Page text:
Exam in preparation for “years”

EPA staff sounded the alarm about Seresto’s safety as early as 2015. But the agency didn’t launch a formal review until after the nonprofit Center for Biological Diversity filed a petition asking the agency to cancel Seresto, following reports from Investigate Midwest and USA TODAY.

Last summer, a congressional subcommittee asked the EPA to revoke Seresto’s registration, noting that Canada had rejected the collar based on the EPA’s own incident data – and the The EPA has found an even stronger link between a pet’s death and the collar than Canadian regulators.

For years, the EPA and officials from Bayer and Elanco, which bought Bayer’s animal health division — including Seresto — in 2020, met to discuss the agency’s issues with the product. In these meetings, company officials blamed other factors, including the high number of Seresto collars sold.

Elanco maintains the collar is safe based on internal studies. A company-funded analysis found that the two chemicals in Seresto – imidacloprid and flumethrin – were not responsible for any pet deaths.

EPA scientists have made multiple comparisons over the years between Seresto and other products that indicated Seresto had a higher number of pet deaths than other products, documents show. These scientists often emailed this information, until a superior told two scientists not to email their concerns, according to documents.

Yet the EPA has failed to make the public aware of the risks. The EPA inspector general has launched a review of the agency’s handling of incident reports associated with the product.

Li said the proposal to transfer the regulation of pesticide products for pets to the FDA had been in the works since before the public outcry over Seresto.

“Seresto is a key part of that, but it’s not the only one,” Li said. “It predates Seresto by three to four years. It’s really driven by the discussion between our career staff and the FDA career staff.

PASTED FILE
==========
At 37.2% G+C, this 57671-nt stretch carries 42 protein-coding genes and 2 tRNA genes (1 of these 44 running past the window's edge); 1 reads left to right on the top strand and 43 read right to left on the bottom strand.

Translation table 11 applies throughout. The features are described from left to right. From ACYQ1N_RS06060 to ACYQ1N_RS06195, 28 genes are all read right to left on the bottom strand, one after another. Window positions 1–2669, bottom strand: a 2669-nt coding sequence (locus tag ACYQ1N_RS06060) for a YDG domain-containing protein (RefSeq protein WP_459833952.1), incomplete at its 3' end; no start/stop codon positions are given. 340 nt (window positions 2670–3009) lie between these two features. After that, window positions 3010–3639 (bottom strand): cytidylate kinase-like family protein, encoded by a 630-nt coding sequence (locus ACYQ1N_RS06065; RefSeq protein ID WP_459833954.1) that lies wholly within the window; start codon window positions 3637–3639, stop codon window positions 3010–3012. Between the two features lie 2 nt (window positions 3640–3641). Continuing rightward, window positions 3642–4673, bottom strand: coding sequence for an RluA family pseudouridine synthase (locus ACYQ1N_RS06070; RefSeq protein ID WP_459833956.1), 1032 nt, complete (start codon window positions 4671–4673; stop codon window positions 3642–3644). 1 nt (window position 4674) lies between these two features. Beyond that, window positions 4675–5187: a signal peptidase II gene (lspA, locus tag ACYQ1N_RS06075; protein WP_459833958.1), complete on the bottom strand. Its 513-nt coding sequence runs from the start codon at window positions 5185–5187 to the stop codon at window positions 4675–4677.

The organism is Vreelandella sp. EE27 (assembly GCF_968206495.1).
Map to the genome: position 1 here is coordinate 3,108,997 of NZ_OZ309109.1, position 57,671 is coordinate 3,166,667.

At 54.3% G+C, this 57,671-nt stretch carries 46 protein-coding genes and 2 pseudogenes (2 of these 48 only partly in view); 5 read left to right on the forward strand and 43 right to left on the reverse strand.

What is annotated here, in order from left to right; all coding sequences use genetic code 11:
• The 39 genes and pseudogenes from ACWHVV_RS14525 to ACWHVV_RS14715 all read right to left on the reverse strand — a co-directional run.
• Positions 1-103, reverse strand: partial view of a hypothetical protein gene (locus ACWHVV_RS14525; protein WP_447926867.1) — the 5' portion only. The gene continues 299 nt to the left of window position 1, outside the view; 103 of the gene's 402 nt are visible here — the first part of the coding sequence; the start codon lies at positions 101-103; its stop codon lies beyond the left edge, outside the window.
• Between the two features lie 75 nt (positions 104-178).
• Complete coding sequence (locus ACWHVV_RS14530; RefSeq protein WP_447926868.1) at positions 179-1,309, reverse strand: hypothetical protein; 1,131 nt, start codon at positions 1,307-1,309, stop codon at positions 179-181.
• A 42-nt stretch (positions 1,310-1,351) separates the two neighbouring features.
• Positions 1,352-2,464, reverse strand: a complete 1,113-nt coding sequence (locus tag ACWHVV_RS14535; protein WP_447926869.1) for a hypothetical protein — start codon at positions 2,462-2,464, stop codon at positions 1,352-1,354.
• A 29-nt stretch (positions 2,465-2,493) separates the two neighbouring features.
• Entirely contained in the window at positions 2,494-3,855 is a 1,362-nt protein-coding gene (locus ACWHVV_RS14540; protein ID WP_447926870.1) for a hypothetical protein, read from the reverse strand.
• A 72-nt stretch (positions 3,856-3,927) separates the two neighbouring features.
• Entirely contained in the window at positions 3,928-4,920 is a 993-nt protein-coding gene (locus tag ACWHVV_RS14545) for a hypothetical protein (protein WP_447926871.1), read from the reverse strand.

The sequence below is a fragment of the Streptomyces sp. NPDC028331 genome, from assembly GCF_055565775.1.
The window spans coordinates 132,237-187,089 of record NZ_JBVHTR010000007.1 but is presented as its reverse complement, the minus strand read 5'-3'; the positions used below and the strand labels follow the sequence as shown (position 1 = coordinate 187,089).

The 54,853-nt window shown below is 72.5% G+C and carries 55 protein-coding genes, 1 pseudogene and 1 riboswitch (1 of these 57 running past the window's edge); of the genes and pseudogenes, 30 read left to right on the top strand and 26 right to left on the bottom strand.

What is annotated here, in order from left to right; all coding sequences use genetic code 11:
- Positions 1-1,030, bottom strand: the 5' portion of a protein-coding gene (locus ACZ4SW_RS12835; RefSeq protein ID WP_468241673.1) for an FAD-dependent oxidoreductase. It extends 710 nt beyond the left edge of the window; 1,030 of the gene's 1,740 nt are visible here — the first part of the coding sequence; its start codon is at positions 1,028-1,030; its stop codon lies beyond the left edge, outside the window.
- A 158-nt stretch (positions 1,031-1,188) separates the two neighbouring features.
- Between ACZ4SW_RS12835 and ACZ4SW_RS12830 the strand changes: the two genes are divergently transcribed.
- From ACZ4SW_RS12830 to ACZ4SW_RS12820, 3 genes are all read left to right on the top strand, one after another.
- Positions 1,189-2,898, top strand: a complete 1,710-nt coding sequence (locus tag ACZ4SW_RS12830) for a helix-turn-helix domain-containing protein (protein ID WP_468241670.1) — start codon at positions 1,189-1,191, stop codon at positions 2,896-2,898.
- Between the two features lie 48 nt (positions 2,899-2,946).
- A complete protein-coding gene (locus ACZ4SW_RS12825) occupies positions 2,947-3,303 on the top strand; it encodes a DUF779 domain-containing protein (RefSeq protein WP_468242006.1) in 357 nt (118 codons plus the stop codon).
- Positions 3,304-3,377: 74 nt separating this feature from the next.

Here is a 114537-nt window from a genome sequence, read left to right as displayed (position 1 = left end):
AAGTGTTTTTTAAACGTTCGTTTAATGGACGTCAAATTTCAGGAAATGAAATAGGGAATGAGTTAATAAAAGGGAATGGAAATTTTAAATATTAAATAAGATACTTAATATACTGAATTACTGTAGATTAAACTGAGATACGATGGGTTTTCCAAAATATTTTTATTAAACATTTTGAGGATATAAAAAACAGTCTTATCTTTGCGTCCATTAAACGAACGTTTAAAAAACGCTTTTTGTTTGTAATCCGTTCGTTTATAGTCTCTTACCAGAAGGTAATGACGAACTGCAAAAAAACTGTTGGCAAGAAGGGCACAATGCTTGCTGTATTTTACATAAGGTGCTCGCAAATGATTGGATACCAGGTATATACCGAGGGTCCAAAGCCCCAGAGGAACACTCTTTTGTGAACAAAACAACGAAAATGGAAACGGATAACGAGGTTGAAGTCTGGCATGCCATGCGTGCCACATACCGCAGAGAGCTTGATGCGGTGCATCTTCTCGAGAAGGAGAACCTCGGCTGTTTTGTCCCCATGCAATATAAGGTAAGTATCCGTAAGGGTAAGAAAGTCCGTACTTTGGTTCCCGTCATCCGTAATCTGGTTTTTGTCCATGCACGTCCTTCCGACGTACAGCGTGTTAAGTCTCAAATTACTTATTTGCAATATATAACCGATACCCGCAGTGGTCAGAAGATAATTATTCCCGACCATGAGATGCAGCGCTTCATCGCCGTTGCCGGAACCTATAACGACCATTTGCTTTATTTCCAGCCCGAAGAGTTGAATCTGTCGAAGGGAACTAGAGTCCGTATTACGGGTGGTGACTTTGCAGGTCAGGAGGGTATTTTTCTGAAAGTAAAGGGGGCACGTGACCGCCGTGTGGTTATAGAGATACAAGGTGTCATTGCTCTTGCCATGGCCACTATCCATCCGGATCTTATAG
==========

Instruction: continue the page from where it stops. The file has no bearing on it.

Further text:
In a March 2021 presentation made in response to the Investigate Midwest/USA TODAY story on Seresto, EPA staff pointed out that compared to the FDA, the agency’s process is lacking. The presentation noted that the EPA process relies on company-funded studies that use less susceptible pet breeds and small sample sizes. In comparison, the FDA has a much more comprehensive pet product regulatory process, which includes premarket clinical trials and postmarket surveillance.

The EPA also has no process for evaluating pet incident reports or triggering when the number of incidents requires further review.

Documents show that EPA officials informed Ed Messina, director of the Office of Pesticide Programs, which oversees all pesticides, of the FDA/EPA issues in March 2021, shortly after the article was published. Investigate Midwest/USA TODAY.

In response, Messina attempted to contact the FDA, but FDA staff members refused to give Messina the email of Dr. Steven Solomon, director of the FDA’s Center for Veterinary Medicine.

“The FDA counterparts don’t seem to want to give us his contact information. We don’t know what to do, it’s a very strange situation,” wrote EPA employee Meredith Laws.

Congressional action needed to move forward

The proposal takes “two separate but parallel tracks” — one for public input and one for Congressional information, Li said.

“Ultimately Congress is the one who will decide if and how to move things forward,” Li said. “We can only describe the challenges and what we are looking for in terms of solutions.”

Li said the agencies were still briefing congressional committees on the proposal and had not yet finished.

Pfaeffle, the FDA spokeswoman, said in her emailed statement that the agencies were working with Congress on potential solutions.

“We are asking for Congress’ help in working toward a modernized approach to product oversight that increases government transparency and efficiency, aligns with each agency’s expertise, and provides regulatory certainty – to stakeholders, including pet owners, industry, veterinarians and others,” the statement said.

Li said the agencies have already met with industry and environmental groups for comment.

“We’re in the very early stages of socializing this proposal,” Li said. to see what people say.”

Investigate Midwest is an independent, not-for-profit newsroom. Its mission is to serve the public interest by exposing the dangerous and costly practices of influential agricultural corporations and institutions through in-depth, data-driven investigative journalism. Visit online at